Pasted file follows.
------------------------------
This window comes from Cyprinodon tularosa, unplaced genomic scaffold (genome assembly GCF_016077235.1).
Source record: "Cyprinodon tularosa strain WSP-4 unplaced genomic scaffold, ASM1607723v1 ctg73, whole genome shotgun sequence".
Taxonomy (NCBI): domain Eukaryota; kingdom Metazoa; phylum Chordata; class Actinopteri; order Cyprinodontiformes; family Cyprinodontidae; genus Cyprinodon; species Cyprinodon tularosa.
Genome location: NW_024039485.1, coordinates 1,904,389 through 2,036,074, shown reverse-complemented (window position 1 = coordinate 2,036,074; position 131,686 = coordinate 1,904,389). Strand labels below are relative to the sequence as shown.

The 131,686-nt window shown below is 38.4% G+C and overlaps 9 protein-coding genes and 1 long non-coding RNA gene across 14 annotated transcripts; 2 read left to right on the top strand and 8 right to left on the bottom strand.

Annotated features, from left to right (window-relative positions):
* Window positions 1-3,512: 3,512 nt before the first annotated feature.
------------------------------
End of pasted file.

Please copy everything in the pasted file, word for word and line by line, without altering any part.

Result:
This window comes from Cyprinodon tularosa, unplaced genomic scaffold (genome assembly GCF_016077235.1).
Source record: "Cyprinodon tularosa strain WSP-4 unplaced genomic scaffold, ASM1607723v1 ctg73, whole genome shotgun sequence".
Taxonomy (NCBI): domain Eukaryota; kingdom Metazoa; phylum Chordata; class Actinopteri; order Cyprinodontiformes; family Cyprinodontidae; genus Cyprinodon; species Cyprinodon tularosa.
Genome location: NW_024039485.1, coordinates 1,904,389 through 2,036,074, shown reverse-complemented (window position 1 = coordinate 2,036,074; position 131,686 = coordinate 1,904,389). Strand labels below are relative to the sequence as shown.

The 131,686-nt window shown below is 38.4% G+C and overlaps 9 protein-coding genes and 1 long non-coding RNA gene across 14 annotated transcripts; 2 read left to right on the top strand and 8 right to left on the bottom strand.

Annotated features, from left to right (window-relative positions):
* Window positions 1-3,512: 3,512 nt before the first annotated feature.